Kenyan inventor’s eco-friendly product feeds dairy goat economy

Photo: Joe Ouko, a local innovator who created LOFODA-G-Meal goat feed in Kenya. (courtesy of Prolinnova)

Kenyan inventor’s eco-friendly product feeds dairy goat economy

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Story detail:
Date: 20th February 2024
Author: CDKN
Type: Feature
Countries: Africa, Kenya

In Kisumu County, Kenya, innovator Joe Ouko develops eco-friendly goat feed, boosting the dairy goat economy. Ouko's locally-led initiative showcases the integration of traditional wisdom and modern science in climate-resilient agriculture. This story is part of a series celebrating the locally-led solutions supported by the UNDP implemented - Adaptation Fund Climate Innovation Accelerator programme.

Joe Ouko experimented with local leaves, herbs and mineral salts to create an affordable, sustainable meal product for dairy goat keepers in Kisumu County. 

The final product, known as LOFODA-G-Meal (Locally Formulated Dairy-Goat Meal), was created with the help of World Neighbours, an international development organisation that works to alleviate hunger, poverty and disease. 

They say Ouku’s creativity and local knowledge has already boosted livestock productivity, which will have a positive influence on food security and local incomes.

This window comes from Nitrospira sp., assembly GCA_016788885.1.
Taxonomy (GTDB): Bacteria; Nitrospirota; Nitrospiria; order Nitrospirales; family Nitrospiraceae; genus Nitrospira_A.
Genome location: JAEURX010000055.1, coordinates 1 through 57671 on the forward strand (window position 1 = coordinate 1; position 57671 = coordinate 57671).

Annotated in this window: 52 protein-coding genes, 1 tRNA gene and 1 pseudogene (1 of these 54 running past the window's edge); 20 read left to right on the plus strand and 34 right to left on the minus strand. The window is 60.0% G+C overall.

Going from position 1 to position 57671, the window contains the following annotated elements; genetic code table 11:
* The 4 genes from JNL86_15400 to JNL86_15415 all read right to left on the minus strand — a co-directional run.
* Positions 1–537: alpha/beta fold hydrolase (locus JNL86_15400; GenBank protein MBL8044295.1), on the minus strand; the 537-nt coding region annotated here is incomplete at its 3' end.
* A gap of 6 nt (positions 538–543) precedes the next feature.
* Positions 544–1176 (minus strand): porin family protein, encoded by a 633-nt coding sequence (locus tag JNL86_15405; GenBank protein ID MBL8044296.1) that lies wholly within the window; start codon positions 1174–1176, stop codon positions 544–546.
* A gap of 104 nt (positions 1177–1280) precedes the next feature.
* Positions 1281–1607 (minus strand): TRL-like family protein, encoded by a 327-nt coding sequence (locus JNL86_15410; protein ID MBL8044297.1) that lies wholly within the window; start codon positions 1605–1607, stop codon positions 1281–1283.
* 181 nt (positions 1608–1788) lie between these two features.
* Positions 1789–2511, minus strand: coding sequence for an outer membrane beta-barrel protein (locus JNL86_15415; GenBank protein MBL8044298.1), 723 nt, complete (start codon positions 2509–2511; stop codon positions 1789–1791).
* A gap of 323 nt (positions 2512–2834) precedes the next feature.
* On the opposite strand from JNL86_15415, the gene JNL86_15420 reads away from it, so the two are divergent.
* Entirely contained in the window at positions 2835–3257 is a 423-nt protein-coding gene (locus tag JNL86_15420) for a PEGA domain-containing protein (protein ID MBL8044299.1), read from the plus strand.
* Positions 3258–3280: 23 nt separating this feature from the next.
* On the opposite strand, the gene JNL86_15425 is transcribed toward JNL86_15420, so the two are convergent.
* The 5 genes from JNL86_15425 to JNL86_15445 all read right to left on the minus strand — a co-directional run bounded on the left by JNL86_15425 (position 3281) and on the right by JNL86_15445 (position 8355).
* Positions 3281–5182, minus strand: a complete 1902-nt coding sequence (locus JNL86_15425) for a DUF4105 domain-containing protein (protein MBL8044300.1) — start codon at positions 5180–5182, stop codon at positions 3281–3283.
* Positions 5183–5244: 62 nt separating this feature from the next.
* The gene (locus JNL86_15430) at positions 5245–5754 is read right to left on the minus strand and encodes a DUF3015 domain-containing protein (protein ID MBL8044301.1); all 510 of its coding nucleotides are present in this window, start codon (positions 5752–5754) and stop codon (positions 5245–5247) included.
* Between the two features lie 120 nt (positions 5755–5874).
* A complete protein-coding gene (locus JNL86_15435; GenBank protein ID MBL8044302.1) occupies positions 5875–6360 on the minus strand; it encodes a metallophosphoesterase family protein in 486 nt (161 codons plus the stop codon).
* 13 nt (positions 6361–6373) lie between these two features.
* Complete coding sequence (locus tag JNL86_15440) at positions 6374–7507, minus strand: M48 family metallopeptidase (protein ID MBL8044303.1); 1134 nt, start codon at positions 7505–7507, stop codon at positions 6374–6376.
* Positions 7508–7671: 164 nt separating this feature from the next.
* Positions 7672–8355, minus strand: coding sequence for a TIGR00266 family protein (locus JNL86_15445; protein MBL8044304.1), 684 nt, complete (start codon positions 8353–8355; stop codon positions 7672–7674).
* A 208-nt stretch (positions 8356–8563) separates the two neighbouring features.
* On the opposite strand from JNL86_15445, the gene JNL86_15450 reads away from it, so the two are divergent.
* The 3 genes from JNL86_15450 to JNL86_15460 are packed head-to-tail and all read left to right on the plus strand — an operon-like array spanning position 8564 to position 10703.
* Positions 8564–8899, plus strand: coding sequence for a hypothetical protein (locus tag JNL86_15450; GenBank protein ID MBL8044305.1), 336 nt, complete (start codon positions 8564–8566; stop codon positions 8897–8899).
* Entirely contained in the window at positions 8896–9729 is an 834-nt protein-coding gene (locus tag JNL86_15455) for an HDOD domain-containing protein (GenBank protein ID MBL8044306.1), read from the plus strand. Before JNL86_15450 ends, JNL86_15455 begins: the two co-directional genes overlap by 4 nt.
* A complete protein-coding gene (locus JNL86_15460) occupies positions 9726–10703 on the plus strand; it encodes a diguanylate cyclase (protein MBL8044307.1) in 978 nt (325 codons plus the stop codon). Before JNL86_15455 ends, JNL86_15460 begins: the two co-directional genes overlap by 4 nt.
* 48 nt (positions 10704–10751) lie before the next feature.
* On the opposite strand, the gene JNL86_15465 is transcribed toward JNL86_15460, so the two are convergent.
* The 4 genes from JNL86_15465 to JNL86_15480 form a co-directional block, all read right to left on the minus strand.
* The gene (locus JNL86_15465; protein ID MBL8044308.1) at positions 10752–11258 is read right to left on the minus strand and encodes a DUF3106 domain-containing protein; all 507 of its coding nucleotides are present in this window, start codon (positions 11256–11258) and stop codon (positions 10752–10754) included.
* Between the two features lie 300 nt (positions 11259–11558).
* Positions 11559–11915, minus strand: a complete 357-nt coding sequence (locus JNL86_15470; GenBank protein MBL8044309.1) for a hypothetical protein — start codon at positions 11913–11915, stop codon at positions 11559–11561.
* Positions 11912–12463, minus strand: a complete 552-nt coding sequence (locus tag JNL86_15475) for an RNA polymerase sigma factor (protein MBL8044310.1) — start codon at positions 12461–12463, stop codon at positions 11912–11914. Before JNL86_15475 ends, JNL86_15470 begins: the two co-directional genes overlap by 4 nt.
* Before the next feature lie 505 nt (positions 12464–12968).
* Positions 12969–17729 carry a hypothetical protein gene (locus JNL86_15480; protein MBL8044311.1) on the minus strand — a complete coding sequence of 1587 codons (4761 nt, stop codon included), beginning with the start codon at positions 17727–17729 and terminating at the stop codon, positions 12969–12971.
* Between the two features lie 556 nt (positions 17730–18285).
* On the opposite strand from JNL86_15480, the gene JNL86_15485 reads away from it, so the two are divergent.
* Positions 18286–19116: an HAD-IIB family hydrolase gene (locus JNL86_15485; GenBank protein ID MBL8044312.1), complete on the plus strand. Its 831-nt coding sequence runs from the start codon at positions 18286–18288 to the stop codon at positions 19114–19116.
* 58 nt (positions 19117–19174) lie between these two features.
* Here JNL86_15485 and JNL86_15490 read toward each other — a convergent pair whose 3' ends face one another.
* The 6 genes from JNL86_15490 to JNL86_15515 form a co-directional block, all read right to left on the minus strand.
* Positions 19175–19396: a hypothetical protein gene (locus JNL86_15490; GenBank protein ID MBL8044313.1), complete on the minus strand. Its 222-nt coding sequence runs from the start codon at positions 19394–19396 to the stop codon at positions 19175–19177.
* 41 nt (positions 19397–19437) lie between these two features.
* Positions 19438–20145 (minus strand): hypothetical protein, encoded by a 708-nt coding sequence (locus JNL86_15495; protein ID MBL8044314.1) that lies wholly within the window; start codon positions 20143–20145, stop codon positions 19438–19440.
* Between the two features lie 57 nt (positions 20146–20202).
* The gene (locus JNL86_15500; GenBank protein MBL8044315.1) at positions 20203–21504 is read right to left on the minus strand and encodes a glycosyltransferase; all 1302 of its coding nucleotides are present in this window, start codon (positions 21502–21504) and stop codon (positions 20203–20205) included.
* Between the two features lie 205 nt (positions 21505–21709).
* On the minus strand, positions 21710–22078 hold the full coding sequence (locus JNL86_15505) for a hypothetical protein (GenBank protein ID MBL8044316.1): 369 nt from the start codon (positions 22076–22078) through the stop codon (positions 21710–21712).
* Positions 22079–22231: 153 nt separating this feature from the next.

“It is not only benefiting him as a person, but now even the local community. He has created a business engine; a vehicle for marketing the product,” says Vincent Mariadho, national coordinator of Prolinnova–Kenya, an initiative of World Neighbours. “He has managed to mobilise nine more people within this community-led business," he says.

Mariadho’s team used a grant from the Adaptation Fund and the European Union to boost local capacity for manufacturing LOFODA-G-Meal, and for dairy goat farming in general. The fund supports climate innovation in developing countries through its Adaptation Fund Climate Innovation Accelerator (AFCIA) programme. 

“Using this funding, we have managed to mobilise the community to embrace dairy goat farming as an alternative source of revenue,” says Mariadho.